Bo Xilai, the former high-flying Chinese politician whose dramatic fall from grace shook the ruling Communist Party, made a defiant court appearance Thursday, disputing several of the accusations against him at his trial in eastern China.
Once considered a contender for the top rungs of China's political hierarchy, Bo is now on trial on charges of bribery, embezzlement and abuse of power.
A charismatic and divisive figure when he was in power, Bo has spent more than a year in detention. During that time, his name has regularly been featured in headlines, but he has been kept out of public view.
On Thursday, he returned to the spotlight, albeit one controlled by Chinese authorities.
Many observers had expected the high-profile court hearing in the eastern city of Jinan to stick to a script of accusation, admission and conviction. But Bo, 64, appeared to be unwilling Thursday to let all the prosecution's allegations against him go unchallenged.
The Thursday session has been adjourned and proceedings will resume at 8:30 a.m. local time Friday, the Jinan Intermediate People's Court said.
In posts about the proceedings on its official microblog account, the Jinan court said that Bo contested the claim that he had taken bribes from Tang Xiaolin, a businessman in the northeastern industrial city of Dalian, where Bo used to be mayor.
Bo said that he had previously accepted the charge "unwillingly" when he was being investigated by a party disciplinary commission. "But at that time, I didn't know the details mentioned above," he said, according to the court.
After watching a video in which Tang detailed how he sent Bo money, Bo remarked, "I saw an ugly performance by a person who sold his soul," the court said.
The prosecutor showed the court written testimony from Bo's wife, Gu Kailai, who was convicted last year of murdering a British businessman.
Gu's statement mentioned a safe the couple shared from which she took tens of thousands of dollars to cover expenses for her and their son, who was studying in Britain at the time.
Bo reportedly described Gu's testimony as "ridiculous" and questioned its reliability, as it came after she received a suspended death sentence for her murder conviction.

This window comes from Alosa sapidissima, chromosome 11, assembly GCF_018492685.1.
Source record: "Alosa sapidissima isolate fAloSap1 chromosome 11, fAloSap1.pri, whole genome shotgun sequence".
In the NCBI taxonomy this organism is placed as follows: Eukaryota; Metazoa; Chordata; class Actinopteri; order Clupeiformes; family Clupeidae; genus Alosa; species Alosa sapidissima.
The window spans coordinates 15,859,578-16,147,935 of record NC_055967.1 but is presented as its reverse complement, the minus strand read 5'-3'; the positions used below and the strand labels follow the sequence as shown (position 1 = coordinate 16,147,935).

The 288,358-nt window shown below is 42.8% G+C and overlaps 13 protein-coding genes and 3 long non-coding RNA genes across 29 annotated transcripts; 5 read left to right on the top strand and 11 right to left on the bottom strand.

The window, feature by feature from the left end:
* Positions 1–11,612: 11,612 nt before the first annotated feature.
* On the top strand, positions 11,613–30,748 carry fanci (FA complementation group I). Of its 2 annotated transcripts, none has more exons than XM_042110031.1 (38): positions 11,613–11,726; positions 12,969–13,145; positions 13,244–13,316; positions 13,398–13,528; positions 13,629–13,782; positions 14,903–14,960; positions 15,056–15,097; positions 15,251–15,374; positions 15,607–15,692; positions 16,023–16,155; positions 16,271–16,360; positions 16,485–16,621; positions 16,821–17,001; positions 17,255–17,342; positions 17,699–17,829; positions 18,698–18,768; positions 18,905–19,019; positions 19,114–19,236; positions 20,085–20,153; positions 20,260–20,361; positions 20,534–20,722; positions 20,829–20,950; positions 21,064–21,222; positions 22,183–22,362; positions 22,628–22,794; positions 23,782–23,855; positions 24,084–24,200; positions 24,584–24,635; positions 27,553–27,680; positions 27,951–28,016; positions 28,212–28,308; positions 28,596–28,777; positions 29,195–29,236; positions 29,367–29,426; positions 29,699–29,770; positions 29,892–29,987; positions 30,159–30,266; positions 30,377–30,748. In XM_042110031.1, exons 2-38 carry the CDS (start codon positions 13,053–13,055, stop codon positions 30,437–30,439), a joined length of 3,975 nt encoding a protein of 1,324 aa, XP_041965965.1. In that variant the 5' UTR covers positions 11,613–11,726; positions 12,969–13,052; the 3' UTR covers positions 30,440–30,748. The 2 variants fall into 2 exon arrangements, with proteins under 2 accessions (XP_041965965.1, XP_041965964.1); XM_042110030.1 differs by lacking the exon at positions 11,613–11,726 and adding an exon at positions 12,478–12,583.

He then said that an accusation that another Dalian business executive, Xu Ming, gave him and his family a multimillion-dollar villa in the south of France is "totally false."
Although Chinese authorities had talked of a public trial for Bo, the former party boss of the sprawling southwestern metropolis of Chongqing, journalists from the international news media weren't allowed in the courtroom.
Reporters had to rely on the frequent updates from the court's microblog account and official state-run news outlets, as well as a separate briefing by officials.
As it dished out details through the day, the court's account on the Twitter-like Weibo service quickly gained tens of thousands of followers.
High conviction rate
It wasn't immediately clear whether Bo's denial of part of the allegations was an unexpected development. The court's publication of his comments suggested that authorities were comfortable with the situation.
And his rejection of bribery allegations doesn't mean the court will acquit him.
The conviction rate for criminal trials and their appeals in China -- where the party controls police, prosecution and courts -- stood at 99.9% in 2010, a U.S. State Department report cited the Supreme People's Court as saying.
Analysts have suggested that the court proceedings are more about settling Communist Party business than delivering justice.
"It's a political exercise," Joseph Cheng, a political science professor at the City University of Hong Kong, said before the trial started. "It is not a trial, per se, but a political settlement."
Bo's punishment will in part be retaliation for his audacity in challenging Hu Jintao, Xi Jinping and other top party leaders by pushing his own "Chongqing model" and engaging in public grandstanding, Cheng said.
First photos in more than a year